Patrice Alabiso
Ostomy Nursing
Answer # 4 #

It’s possible to check the position and firmness of your cervix at home. You can do this by inserting a finger into your vagina to feel for the cervix. Your middle finger may be the most effective finger to use because it’s the longest, but use whichever finger is easiest for you.

It’s best to perform this test after taking a shower and with clean, dry hands to minimize the risk of infection.

If you wish to use this method to detect pregnancy, check your cervix daily throughout your cycle and keep a journal so that you can identify your normal cervical changes and monitor the differences. Some women master the art of performing this test, but for others it’s more difficult.

You may also be able to identify ovulation through your cervix position. During ovulation, your cervix should be soft and in a high position.

Knowing when you’re ovulating can help you conceive. Just remember that you’ll have the best chances for conception if you have sex one to two days before ovulation. Once you detect the changes, it may be too late to conceive that month.

Each woman’s anatomy is different, but in general, you can determine the position of your cervix by how far you can insert your finger before reaching the cervix. Become familiar with where your own cervix sits, and it will be easier to notice changes.

Dey Magnotta
Structure Maintainer
Answer # 5 #

The following are some common signs that labor has begun or will begin shortly:


Contractions are the tightening and releasing of the uterine muscle.

Many women experience contractions throughout a pregnancy. These are common, though they can be concerning if a person is pregnant for the first time.

When contractions happen before labor, the medical community calls them Braxton-Hicks contractions. They are the body’s way of warming up the muscles responsible for delivering the baby.

The key differences between Braxton-Hicks and labor contractions involve their duration, frequency, and associated pain.

If contractions seem to occur randomly and they are painless, they are likely Braxton-Hicks contractions. Contractions that occur close to a due date are usually more frequent, longer-lasting, and painful.

The time between contractions is an important indication of labor. When contractions start to occur regularly and cause pain, let a healthcare provider know.

Losing the mucus plug

When pregnancy begins, a mucus plug seals the opening of the cervix. This plug will break apart and fall away as dilation progresses.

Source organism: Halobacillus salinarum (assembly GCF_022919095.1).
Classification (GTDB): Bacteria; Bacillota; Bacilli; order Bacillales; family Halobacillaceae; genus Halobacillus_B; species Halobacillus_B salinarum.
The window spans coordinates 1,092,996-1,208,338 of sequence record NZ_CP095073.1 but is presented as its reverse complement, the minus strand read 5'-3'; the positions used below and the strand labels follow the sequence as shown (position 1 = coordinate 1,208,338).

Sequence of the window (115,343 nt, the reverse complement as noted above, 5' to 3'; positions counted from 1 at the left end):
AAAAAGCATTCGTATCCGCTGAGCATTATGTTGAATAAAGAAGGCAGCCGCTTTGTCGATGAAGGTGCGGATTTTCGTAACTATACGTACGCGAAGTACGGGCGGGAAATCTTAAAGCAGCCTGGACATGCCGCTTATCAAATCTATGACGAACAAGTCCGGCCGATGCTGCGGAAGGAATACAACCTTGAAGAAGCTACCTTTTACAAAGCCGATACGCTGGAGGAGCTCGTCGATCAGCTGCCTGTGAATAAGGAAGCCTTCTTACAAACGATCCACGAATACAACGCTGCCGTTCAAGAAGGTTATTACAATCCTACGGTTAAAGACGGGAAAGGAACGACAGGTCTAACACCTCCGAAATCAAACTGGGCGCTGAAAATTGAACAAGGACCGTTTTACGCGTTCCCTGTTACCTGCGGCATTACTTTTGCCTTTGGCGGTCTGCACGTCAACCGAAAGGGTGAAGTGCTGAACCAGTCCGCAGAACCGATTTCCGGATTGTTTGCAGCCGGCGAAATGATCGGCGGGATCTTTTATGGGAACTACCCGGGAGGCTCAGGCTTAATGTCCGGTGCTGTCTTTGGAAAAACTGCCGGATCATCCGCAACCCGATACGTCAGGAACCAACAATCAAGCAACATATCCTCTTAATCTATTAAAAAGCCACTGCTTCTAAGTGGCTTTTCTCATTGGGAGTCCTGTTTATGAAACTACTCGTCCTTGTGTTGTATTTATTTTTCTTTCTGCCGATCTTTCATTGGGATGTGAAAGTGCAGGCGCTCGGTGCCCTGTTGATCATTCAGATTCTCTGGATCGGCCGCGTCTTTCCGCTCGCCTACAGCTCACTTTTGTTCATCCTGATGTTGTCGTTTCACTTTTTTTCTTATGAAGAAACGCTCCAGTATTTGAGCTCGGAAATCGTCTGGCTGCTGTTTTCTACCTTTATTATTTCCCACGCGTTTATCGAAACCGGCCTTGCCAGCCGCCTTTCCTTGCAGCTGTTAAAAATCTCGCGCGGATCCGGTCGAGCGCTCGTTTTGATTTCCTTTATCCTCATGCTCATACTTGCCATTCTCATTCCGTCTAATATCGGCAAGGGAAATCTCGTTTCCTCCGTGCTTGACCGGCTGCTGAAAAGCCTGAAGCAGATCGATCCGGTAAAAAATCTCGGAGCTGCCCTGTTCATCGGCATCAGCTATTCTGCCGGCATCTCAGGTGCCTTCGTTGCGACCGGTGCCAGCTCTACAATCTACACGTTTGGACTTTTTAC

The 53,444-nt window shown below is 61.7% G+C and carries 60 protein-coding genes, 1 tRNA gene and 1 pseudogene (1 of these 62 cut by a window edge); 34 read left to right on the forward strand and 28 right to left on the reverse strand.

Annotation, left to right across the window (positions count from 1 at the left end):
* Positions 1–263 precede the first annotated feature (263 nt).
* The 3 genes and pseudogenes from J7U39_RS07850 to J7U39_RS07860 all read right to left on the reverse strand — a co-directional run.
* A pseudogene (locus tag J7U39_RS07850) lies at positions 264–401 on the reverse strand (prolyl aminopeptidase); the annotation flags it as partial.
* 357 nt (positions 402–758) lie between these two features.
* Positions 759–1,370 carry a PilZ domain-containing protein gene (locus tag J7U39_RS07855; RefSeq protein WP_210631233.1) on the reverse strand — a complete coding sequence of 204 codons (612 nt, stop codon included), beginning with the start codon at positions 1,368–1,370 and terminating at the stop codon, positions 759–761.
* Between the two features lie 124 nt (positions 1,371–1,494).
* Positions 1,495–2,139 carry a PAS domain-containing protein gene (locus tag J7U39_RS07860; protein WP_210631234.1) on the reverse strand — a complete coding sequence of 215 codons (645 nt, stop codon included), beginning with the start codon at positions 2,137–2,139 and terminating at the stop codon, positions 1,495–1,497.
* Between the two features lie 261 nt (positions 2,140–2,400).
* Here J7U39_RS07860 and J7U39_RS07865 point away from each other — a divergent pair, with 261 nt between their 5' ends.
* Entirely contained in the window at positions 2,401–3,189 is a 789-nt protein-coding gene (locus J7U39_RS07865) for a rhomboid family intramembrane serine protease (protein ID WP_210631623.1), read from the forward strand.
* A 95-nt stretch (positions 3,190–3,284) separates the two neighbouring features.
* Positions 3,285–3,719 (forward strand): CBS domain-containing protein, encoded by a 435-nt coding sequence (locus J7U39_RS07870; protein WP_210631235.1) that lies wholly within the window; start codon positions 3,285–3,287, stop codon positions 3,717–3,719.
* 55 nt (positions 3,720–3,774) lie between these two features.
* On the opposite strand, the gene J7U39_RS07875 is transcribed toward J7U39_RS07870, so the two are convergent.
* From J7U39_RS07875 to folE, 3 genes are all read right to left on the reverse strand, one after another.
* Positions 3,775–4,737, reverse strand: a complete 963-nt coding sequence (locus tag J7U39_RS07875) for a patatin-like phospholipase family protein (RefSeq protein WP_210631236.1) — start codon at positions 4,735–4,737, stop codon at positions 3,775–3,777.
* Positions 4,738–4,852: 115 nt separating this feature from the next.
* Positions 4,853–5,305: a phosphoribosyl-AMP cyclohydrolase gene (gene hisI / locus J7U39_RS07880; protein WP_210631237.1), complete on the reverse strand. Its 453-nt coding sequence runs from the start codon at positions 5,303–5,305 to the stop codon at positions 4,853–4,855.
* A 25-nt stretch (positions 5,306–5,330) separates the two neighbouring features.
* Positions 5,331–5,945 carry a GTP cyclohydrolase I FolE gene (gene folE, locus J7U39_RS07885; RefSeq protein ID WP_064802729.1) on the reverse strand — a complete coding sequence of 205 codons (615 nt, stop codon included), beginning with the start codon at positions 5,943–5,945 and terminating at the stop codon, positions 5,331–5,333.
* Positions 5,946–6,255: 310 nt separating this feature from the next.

When the plug falls away, it may look like discharge. The color can range from clear to pink, and the plug may be slightly bloody.

A woman may go into labor within a few days or weeks of losing the mucus plug.

Water breaking

When labor is about to start, the membrane surrounding the baby can break and fall away. The water breaking is one of the most commonly recognized signs of labor.

It can result in a sudden gush of liquid, or only a trickle. Some women may not notice because there is so little fluid.

Notify a doctor about any fluid leakage and other symptoms, such as cramping and contractions.

Srihari Behll
Answer # 6 #

There are normally three stages of labor during childbirth.

Stage one is the longest stage, and it’s broken down into three parts. During early labor, the cervix dilates to 3 cm. Active labor occurs between 3 and 7 cm dilated. The transition phase is between 7 cm and full dilation at 10 cm.

Stage two is after full dilation until the baby is born.

During this stage, the placenta is delivered.

During your month 9 of pregnancy, your doctor will begin looking for signs that your body is preparing for labor. These prenatal visits may include internal exams to check your cervix. Your doctor will confirm whether your cervix has dilated and effaced.

Other things happen during the dilation and effacement process. You’ll lose the mucus plug, which has sealed the opening of your cervix during your pregnancy.

You may notice this in your underpants or the toilet. You could lose the mucus plug anywhere from a few hours to a few weeks before labor begins.

You may also notice bloody show, a term that refers to rupturing capillaries in your cervix. This can streak vaginal mucus pink or red.

Odette Naquin